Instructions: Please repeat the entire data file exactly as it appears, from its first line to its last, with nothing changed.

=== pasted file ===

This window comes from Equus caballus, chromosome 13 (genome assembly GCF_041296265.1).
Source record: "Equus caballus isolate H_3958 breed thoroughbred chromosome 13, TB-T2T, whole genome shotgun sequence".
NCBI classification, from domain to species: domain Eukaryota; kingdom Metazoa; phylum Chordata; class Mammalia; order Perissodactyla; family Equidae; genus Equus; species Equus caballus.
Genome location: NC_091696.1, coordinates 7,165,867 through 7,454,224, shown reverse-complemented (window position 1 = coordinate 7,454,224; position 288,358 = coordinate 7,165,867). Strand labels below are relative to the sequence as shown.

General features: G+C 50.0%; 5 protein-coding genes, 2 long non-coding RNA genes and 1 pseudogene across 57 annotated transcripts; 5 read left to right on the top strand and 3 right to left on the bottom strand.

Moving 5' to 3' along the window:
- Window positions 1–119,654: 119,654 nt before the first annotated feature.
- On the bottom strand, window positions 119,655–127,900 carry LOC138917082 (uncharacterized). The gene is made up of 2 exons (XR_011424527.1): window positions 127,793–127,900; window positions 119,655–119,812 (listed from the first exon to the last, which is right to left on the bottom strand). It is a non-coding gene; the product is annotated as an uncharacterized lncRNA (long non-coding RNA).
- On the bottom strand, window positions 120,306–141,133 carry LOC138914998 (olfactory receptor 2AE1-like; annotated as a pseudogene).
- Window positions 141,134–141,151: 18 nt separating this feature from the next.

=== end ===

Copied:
This window comes from Equus caballus, chromosome 13 (genome assembly GCF_041296265.1).
Source record: "Equus caballus isolate H_3958 breed thoroughbred chromosome 13, TB-T2T, whole genome shotgun sequence".
NCBI classification, from domain to species: domain Eukaryota; kingdom Metazoa; phylum Chordata; class Mammalia; order Perissodactyla; family Equidae; genus Equus; species Equus caballus.
Genome location: NC_091696.1, coordinates 7,165,867 through 7,454,224, shown reverse-complemented (window position 1 = coordinate 7,454,224; position 288,358 = coordinate 7,165,867). Strand labels below are relative to the sequence as shown.

General features: G+C 50.0%; 5 protein-coding genes, 2 long non-coding RNA genes and 1 pseudogene across 57 annotated transcripts; 5 read left to right on the top strand and 3 right to left on the bottom strand.

Moving 5' to 3' along the window:
- Window positions 1–119,654: 119,654 nt before the first annotated feature.
- On the bottom strand, window positions 119,655–127,900 carry LOC138917082 (uncharacterized). The gene is made up of 2 exons (XR_011424527.1): window positions 127,793–127,900; window positions 119,655–119,812 (listed from the first exon to the last, which is right to left on the bottom strand). It is a non-coding gene; the product is annotated as an uncharacterized lncRNA (long non-coding RNA).
- On the bottom strand, window positions 120,306–141,133 carry LOC138914998 (olfactory receptor 2AE1-like; annotated as a pseudogene).
- Window positions 141,134–141,151: 18 nt separating this feature from the next.